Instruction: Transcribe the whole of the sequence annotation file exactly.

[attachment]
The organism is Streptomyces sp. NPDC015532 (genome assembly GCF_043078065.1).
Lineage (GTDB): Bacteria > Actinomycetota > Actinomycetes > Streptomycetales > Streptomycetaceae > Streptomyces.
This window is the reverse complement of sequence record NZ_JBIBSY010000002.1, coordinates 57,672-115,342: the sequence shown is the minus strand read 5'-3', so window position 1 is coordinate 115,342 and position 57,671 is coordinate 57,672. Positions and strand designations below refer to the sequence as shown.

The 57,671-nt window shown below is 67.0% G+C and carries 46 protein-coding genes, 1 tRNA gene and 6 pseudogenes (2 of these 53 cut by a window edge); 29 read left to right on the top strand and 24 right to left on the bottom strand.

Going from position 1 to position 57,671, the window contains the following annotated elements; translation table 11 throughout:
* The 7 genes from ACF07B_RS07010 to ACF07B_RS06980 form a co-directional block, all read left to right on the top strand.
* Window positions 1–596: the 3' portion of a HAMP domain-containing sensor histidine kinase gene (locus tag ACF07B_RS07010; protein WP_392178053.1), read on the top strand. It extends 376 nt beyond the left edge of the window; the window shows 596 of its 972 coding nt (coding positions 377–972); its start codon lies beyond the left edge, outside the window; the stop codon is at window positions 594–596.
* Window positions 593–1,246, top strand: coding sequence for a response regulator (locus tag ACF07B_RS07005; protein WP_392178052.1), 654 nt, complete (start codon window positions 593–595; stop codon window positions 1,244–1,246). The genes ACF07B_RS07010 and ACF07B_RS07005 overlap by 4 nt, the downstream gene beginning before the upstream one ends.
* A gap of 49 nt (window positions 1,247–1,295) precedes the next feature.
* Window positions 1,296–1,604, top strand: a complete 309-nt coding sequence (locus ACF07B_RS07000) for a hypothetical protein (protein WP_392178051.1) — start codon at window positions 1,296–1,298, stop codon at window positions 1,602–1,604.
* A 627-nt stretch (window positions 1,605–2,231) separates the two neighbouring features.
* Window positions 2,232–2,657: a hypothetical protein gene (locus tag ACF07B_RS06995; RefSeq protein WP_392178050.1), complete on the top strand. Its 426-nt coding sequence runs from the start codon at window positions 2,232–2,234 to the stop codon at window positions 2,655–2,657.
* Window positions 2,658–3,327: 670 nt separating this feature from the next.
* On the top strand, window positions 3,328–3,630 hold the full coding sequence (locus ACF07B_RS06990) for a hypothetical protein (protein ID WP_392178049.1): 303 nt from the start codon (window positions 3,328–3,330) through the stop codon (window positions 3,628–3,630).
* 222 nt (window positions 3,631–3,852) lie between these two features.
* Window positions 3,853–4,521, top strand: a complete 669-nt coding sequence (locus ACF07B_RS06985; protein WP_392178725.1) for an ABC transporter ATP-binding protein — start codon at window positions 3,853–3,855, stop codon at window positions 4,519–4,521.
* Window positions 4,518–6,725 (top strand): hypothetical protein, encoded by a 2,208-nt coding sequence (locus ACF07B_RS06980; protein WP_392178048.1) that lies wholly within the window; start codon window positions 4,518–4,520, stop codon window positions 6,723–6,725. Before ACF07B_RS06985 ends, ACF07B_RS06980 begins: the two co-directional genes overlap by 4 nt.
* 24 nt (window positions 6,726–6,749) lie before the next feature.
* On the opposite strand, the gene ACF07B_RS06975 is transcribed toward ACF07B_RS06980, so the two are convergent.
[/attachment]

The organism is Streptomyces sp. NPDC015532 (genome assembly GCF_043078065.1).
Lineage (GTDB): Bacteria > Actinomycetota > Actinomycetes > Streptomycetales > Streptomycetaceae > Streptomyces.
This window is the reverse complement of sequence record NZ_JBIBSY010000002.1, coordinates 57,672-115,342: the sequence shown is the minus strand read 5'-3', so window position 1 is coordinate 115,342 and position 57,671 is coordinate 57,672. Positions and strand designations below refer to the sequence as shown.

The 57,671-nt window shown below is 67.0% G+C and carries 46 protein-coding genes, 1 tRNA gene and 6 pseudogenes (2 of these 53 cut by a window edge); 29 read left to right on the top strand and 24 right to left on the bottom strand.

Going from position 1 to position 57,671, the window contains the following annotated elements; translation table 11 throughout:
* The 7 genes from ACF07B_RS07010 to ACF07B_RS06980 form a co-directional block, all read left to right on the top strand.
* Window positions 1–596: the 3' portion of a HAMP domain-containing sensor histidine kinase gene (locus tag ACF07B_RS07010; protein WP_392178053.1), read on the top strand. It extends 376 nt beyond the left edge of the window; the window shows 596 of its 972 coding nt (coding positions 377–972); its start codon lies beyond the left edge, outside the window; the stop codon is at window positions 594–596.
* Window positions 593–1,246, top strand: coding sequence for a response regulator (locus tag ACF07B_RS07005; protein WP_392178052.1), 654 nt, complete (start codon window positions 593–595; stop codon window positions 1,244–1,246). The genes ACF07B_RS07010 and ACF07B_RS07005 overlap by 4 nt, the downstream gene beginning before the upstream one ends.
* A gap of 49 nt (window positions 1,247–1,295) precedes the next feature.
* Window positions 1,296–1,604, top strand: a complete 309-nt coding sequence (locus ACF07B_RS07000) for a hypothetical protein (protein WP_392178051.1) — start codon at window positions 1,296–1,298, stop codon at window positions 1,602–1,604.
* A 627-nt stretch (window positions 1,605–2,231) separates the two neighbouring features.
* Window positions 2,232–2,657: a hypothetical protein gene (locus tag ACF07B_RS06995; RefSeq protein WP_392178050.1), complete on the top strand. Its 426-nt coding sequence runs from the start codon at window positions 2,232–2,234 to the stop codon at window positions 2,655–2,657.
* Window positions 2,658–3,327: 670 nt separating this feature from the next.
* On the top strand, window positions 3,328–3,630 hold the full coding sequence (locus ACF07B_RS06990) for a hypothetical protein (protein ID WP_392178049.1): 303 nt from the start codon (window positions 3,328–3,330) through the stop codon (window positions 3,628–3,630).
* 222 nt (window positions 3,631–3,852) lie between these two features.
* Window positions 3,853–4,521, top strand: a complete 669-nt coding sequence (locus ACF07B_RS06985; protein WP_392178725.1) for an ABC transporter ATP-binding protein — start codon at window positions 3,853–3,855, stop codon at window positions 4,519–4,521.
* Window positions 4,518–6,725 (top strand): hypothetical protein, encoded by a 2,208-nt coding sequence (locus ACF07B_RS06980; protein WP_392178048.1) that lies wholly within the window; start codon window positions 4,518–4,520, stop codon window positions 6,723–6,725. Before ACF07B_RS06985 ends, ACF07B_RS06980 begins: the two co-directional genes overlap by 4 nt.
* 24 nt (window positions 6,726–6,749) lie before the next feature.
* On the opposite strand, the gene ACF07B_RS06975 is transcribed toward ACF07B_RS06980, so the two are convergent.